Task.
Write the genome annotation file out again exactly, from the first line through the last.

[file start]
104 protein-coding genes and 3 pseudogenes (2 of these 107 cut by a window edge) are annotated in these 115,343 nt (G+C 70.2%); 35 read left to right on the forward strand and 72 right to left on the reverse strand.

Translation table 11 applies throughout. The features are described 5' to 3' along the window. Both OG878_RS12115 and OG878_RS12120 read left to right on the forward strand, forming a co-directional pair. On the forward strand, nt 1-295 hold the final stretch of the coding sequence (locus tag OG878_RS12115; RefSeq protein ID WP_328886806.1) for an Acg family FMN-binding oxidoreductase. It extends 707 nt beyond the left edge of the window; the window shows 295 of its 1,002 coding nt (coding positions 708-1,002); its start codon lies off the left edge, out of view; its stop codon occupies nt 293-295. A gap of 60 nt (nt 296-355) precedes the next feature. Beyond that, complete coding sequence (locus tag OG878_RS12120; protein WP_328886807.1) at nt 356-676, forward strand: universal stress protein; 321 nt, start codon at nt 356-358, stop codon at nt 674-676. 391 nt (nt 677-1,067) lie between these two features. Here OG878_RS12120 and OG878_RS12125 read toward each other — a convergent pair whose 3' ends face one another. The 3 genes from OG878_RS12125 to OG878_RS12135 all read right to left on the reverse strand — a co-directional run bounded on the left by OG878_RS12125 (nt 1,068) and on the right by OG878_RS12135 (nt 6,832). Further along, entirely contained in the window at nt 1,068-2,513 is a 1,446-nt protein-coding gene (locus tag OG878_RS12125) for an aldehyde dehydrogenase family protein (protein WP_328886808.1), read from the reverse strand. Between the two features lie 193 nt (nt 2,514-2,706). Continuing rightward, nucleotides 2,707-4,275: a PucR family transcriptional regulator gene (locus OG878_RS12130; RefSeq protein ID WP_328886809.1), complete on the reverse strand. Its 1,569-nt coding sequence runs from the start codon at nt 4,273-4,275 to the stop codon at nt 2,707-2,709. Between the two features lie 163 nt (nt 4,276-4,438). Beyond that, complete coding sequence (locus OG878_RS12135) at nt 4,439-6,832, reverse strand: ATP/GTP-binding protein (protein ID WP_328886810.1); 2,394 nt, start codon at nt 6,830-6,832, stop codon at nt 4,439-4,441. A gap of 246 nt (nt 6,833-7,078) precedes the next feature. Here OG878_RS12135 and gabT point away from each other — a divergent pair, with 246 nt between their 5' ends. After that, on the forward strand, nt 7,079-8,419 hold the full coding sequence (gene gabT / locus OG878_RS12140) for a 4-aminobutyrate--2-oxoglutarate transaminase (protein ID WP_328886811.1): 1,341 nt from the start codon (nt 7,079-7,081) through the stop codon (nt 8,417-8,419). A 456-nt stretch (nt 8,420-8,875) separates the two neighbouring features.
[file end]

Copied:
104 protein-coding genes and 3 pseudogenes (2 of these 107 cut by a window edge) are annotated in these 115,343 nt (G+C 70.2%); 35 read left to right on the forward strand and 72 right to left on the reverse strand.

Translation table 11 applies throughout. The features are described 5' to 3' along the window. Both OG878_RS12115 and OG878_RS12120 read left to right on the forward strand, forming a co-directional pair. On the forward strand, nt 1-295 hold the final stretch of the coding sequence (locus tag OG878_RS12115; RefSeq protein ID WP_328886806.1) for an Acg family FMN-binding oxidoreductase. It extends 707 nt beyond the left edge of the window; the window shows 295 of its 1,002 coding nt (coding positions 708-1,002); its start codon lies off the left edge, out of view; its stop codon occupies nt 293-295. A gap of 60 nt (nt 296-355) precedes the next feature. Beyond that, complete coding sequence (locus tag OG878_RS12120; protein WP_328886807.1) at nt 356-676, forward strand: universal stress protein; 321 nt, start codon at nt 356-358, stop codon at nt 674-676. 391 nt (nt 677-1,067) lie between these two features. Here OG878_RS12120 and OG878_RS12125 read toward each other — a convergent pair whose 3' ends face one another. The 3 genes from OG878_RS12125 to OG878_RS12135 all read right to left on the reverse strand — a co-directional run bounded on the left by OG878_RS12125 (nt 1,068) and on the right by OG878_RS12135 (nt 6,832). Further along, entirely contained in the window at nt 1,068-2,513 is a 1,446-nt protein-coding gene (locus tag OG878_RS12125) for an aldehyde dehydrogenase family protein (protein WP_328886808.1), read from the reverse strand. Between the two features lie 193 nt (nt 2,514-2,706). Continuing rightward, nucleotides 2,707-4,275: a PucR family transcriptional regulator gene (locus OG878_RS12130; RefSeq protein ID WP_328886809.1), complete on the reverse strand. Its 1,569-nt coding sequence runs from the start codon at nt 4,273-4,275 to the stop codon at nt 2,707-2,709. Between the two features lie 163 nt (nt 4,276-4,438). Beyond that, complete coding sequence (locus OG878_RS12135) at nt 4,439-6,832, reverse strand: ATP/GTP-binding protein (protein ID WP_328886810.1); 2,394 nt, start codon at nt 6,830-6,832, stop codon at nt 4,439-4,441. A gap of 246 nt (nt 6,833-7,078) precedes the next feature. Here OG878_RS12135 and gabT point away from each other — a divergent pair, with 246 nt between their 5' ends. After that, on the forward strand, nt 7,079-8,419 hold the full coding sequence (gene gabT / locus OG878_RS12140) for a 4-aminobutyrate--2-oxoglutarate transaminase (protein ID WP_328886811.1): 1,341 nt from the start codon (nt 7,079-7,081) through the stop codon (nt 8,417-8,419). A 456-nt stretch (nt 8,420-8,875) separates the two neighbouring features.